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A “Mandamus Action” is a lawsuit used to compel someone, such as an officer or employee of the United States government, to act on an administrative matter that is not discretionary; where they have a legal duty to do so and have not. In the context of immigration law this generally means that a government entity such as the U.S. Citizenship and Immigration Services (USCIS) is charged with making a ruling on a petition of some form and has not provided a decision after a considerable period of time.
When appropriate, Goel & Anderson brings mandamus actions on behalf of clients who find their matters are in limbo and they cannot get the answers they need. Of course, because the defendant is the government, these are federal cases that are tried in U.S. District court and it is not advisable to bring a “writ of mandamus” unless all reasonable administrative remedies are exhausted.
There are common misunderstandings as to what a mandamus action can provide. No matter how strong the case, the suit cannot compel a favorable decision on behalf of a plaintiff, it only forces a decision to be made, which might be the approval, or even the denial of a petition. Nor does it carry any redress if the plaintiff has already lost a significant opportunity in a time-sensitive issue through the inaction of immigration officials. An example might be where the child of an existing visa holder turned 21 while waiting for a petition decision and became too old to qualify for the petition they had presented. The issue is moot because the government agency in question is no longer compelled to provide a decision in a situation where the petitioner is ineligible. Another example of a moot case would be the winner of a diversity lottery who only qualified for a visa within a specific fiscal year that ended before he/she got a decision. A mandamus action can only compel an official to act in a matter where they have a legal obligation to act, and they have no such obligation if the plaintiff no longer meets the qualifications of their petition.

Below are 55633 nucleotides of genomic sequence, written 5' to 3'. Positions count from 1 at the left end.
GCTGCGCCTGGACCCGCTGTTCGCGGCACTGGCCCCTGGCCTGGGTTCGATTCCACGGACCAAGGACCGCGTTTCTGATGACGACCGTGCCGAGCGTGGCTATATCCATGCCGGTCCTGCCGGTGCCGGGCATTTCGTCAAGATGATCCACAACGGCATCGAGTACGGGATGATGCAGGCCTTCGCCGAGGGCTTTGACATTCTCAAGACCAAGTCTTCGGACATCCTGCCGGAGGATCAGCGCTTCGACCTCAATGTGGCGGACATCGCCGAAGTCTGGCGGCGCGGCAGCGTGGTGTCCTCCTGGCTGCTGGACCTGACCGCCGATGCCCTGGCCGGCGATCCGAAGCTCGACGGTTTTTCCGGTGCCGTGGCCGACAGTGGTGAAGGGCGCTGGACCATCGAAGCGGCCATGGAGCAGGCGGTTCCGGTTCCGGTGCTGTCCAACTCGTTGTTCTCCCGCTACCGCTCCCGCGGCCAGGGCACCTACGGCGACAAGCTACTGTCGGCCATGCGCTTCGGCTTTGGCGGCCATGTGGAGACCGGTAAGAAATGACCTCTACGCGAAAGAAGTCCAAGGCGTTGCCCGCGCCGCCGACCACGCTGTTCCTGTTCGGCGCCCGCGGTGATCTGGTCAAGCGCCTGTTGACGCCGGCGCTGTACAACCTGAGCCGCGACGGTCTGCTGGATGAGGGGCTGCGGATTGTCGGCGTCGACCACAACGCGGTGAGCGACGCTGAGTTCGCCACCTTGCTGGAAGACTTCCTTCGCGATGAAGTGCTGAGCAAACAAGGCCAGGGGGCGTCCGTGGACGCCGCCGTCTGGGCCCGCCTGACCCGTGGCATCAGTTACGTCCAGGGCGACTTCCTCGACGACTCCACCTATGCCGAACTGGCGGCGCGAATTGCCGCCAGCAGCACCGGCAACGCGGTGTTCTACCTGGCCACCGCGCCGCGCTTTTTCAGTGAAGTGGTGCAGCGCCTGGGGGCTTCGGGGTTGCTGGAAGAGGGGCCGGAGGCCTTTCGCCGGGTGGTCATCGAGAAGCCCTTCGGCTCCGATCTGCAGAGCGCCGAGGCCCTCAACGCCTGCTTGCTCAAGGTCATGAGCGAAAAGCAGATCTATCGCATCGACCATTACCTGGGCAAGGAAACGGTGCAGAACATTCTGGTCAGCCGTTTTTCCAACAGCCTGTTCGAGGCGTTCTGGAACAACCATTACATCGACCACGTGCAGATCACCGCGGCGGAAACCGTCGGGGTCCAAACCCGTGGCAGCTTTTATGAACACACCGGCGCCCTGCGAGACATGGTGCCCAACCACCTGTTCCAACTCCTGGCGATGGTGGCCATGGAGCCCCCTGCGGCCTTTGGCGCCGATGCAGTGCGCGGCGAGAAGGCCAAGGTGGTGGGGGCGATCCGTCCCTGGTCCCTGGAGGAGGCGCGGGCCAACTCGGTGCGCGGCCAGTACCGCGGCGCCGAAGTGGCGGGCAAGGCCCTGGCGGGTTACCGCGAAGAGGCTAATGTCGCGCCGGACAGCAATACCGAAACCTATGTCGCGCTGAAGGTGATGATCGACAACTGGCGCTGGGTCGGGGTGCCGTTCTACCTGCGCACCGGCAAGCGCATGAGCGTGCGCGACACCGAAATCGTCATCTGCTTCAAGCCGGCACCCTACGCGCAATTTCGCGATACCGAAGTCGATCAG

Very often clients come to us after a visa petition, submitted on their behalf by another law firm, has not been processed by the government within a reasonable or expected timeframe. In such cases, we first use every possible opportunity to resolve the issue through our channels of communication with USCIS because our goal is to get our client a decision or answer, not simply to file a lawsuit. Frequently, these steps taken by a Goel & Anderson partner are enough to get the agency to act.
We will bring a suit if it is clear that the government agency does in fact have a clear duty to adjudicate the petition in question, not merely use their discretion to do so. Goel & Anderson has a history of creating successful outcomes for its clients in this area. The pressure we exert on the U.S. Attorney and the U.S. Attorney General by a suit in which they would have to defend the inaction of the USCIS or the Department of Labor in federal court can often resolve the matter before an actual trial.
For more information about mandamus actions, or to engage Goel & Anderson to assess whether litigation may be appropriate in your case, please contact us to schedule an in-person or telephonic consultation.